Google promises Chrome will stop being a memory hog soon

10 Oct 2016

Chrome logo in sand. Image: tanuha2001/Shutterstock

Users of the Chrome browser will be happy to know that an upcoming update will prevent it taking up huge amounts of memory, especially on mobile devices.

Despite it being the most popular web browser in the world, Google Chrome is not without its issues, particularly when it comes to consuming a computer’s memory.

This is typically down to the amount of different extensions and services linked or used within the browser, but the coding behind Chrome also contributes to the speed that has been widely criticised in the past.

Future Human

Now the team behind Chrome’s development, Chromium, is in the process of putting some final touches to a future build of Chrome that will hopefully ease the workload of a computer’s RAM.

To do this, the team explained in a blog post, it is building a new V8 JavaScript engine that will help generate many of the web’s most popular websites much faster.

This process began with determining what the biggest memory users were during a typical browsing session as well as those during media playback, such as clicking on a series of links or just opening up a YouTube video.

By capturing data from these operations, the Chromium team can tweak around with the code to get it running as smoothly as possible.

Memory usage diagram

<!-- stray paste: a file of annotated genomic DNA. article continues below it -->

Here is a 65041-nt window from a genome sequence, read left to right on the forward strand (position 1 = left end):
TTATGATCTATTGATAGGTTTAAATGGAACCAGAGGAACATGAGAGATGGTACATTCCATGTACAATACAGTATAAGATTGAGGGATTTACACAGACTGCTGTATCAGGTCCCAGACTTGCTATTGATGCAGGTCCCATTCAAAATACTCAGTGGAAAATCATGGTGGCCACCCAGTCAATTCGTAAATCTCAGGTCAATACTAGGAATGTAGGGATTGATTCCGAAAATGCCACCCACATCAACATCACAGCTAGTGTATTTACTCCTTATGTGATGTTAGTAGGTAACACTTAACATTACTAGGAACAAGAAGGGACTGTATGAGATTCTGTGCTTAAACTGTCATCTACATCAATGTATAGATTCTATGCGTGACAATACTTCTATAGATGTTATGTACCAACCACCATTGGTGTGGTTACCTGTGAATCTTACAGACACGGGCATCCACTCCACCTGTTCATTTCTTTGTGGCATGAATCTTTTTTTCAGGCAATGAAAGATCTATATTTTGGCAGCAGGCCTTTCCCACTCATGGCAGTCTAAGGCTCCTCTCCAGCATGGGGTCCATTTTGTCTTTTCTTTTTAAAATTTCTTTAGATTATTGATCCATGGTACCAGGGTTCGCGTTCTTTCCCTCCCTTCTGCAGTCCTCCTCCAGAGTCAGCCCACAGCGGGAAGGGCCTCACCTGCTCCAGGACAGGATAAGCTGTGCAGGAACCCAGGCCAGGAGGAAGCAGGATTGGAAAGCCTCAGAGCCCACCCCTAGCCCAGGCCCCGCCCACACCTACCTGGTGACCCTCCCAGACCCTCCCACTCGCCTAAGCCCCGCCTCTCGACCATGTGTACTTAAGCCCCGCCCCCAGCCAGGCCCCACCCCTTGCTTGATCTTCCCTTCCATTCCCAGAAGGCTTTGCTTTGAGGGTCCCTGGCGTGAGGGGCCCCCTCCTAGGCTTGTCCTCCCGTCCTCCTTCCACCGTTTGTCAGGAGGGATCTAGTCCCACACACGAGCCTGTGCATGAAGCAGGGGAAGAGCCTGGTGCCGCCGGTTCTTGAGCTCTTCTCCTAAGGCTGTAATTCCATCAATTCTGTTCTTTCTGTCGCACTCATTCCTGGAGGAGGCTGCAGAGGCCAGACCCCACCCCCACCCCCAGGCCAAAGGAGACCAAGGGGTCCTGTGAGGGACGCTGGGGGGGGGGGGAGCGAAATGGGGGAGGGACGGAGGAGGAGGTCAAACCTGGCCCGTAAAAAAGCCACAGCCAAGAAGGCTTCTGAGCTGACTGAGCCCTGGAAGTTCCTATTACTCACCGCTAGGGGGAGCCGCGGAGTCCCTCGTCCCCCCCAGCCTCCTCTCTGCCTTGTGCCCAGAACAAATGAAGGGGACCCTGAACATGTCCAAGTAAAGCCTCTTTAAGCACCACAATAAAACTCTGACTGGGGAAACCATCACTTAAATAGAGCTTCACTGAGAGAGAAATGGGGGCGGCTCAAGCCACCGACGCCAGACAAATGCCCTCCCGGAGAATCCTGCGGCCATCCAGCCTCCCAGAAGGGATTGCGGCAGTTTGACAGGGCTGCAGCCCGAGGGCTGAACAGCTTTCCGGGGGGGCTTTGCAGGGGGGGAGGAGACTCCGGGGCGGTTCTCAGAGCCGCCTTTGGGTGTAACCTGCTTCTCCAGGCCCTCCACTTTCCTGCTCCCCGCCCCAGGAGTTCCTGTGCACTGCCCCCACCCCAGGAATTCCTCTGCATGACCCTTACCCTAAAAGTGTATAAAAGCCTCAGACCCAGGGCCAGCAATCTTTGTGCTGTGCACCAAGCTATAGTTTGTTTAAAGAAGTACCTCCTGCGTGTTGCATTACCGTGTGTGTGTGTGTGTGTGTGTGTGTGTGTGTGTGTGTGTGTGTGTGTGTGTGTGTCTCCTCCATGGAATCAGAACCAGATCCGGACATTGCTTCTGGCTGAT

Memory usage in the current build (blue) v the newer engine (red). Image: Chromium/Google

December release

The Chromium team then put its new V8 engine to the test by getting it running on some of the most visited websites including Reddit, Twitter and The New York Times.

On average, it was found that these sites were using 50pc less RAM on average using the new engine than before, which would make it a considerable improvement to the browser’s current performance.

While desktop computers with high quantities of RAM might be capable of handling Chrome in its current state, the optimisation of the browser could make browsing a lot easier on mobile devices with low amounts of RAM.

This won’t be an immediate change however, as it is due to come out on 6 December in Chrome 55, two versions after the current Chrome 53.

Looking further into the future, the Chromium team will be working on getting the browser optimised to work faster on devices with less than 1GB of memory.

Chrome logo in sand. Image: tanuha2001/Shutterstock

Colm Gorey was a senior journalist with Silicon Republic